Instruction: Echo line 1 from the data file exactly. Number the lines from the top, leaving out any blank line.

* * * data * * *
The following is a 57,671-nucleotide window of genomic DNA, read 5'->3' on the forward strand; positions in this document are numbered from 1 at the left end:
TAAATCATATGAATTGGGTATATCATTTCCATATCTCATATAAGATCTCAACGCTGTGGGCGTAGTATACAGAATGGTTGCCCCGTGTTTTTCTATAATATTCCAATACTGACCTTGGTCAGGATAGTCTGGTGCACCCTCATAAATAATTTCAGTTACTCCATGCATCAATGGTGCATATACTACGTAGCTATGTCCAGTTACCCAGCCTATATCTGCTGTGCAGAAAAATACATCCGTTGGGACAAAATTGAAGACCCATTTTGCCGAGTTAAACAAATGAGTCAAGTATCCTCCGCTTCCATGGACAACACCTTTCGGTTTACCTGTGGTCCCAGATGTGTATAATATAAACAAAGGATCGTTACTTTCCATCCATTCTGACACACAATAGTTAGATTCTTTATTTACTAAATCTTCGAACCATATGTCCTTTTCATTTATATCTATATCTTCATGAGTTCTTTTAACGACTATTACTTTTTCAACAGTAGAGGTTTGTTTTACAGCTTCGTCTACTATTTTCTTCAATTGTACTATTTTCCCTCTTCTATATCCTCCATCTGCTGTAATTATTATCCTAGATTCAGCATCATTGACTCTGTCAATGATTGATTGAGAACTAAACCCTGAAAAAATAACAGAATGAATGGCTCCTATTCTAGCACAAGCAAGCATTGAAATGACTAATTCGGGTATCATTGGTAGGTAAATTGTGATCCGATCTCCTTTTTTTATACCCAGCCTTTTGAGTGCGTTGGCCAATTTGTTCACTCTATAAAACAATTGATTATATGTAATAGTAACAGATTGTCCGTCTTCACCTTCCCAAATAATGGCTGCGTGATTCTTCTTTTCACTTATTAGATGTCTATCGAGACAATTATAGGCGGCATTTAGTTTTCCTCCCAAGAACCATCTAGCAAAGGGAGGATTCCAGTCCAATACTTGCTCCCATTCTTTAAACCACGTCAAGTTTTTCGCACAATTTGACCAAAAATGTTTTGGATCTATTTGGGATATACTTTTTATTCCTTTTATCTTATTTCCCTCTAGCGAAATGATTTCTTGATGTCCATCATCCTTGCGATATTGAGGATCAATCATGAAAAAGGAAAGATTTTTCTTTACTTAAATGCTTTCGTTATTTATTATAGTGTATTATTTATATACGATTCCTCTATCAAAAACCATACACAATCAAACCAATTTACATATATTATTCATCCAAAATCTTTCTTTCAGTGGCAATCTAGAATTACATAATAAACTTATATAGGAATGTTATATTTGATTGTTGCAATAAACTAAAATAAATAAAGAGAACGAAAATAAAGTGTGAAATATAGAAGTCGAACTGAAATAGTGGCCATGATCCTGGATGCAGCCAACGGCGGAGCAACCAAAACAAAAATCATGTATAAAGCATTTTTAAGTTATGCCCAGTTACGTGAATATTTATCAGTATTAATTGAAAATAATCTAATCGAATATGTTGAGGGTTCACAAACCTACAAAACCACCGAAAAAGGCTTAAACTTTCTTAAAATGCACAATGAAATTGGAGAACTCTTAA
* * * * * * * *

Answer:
The following is a 57,671-nucleotide window of genomic DNA, read 5'->3' on the forward strand; positions in this document are numbered from 1 at the left end: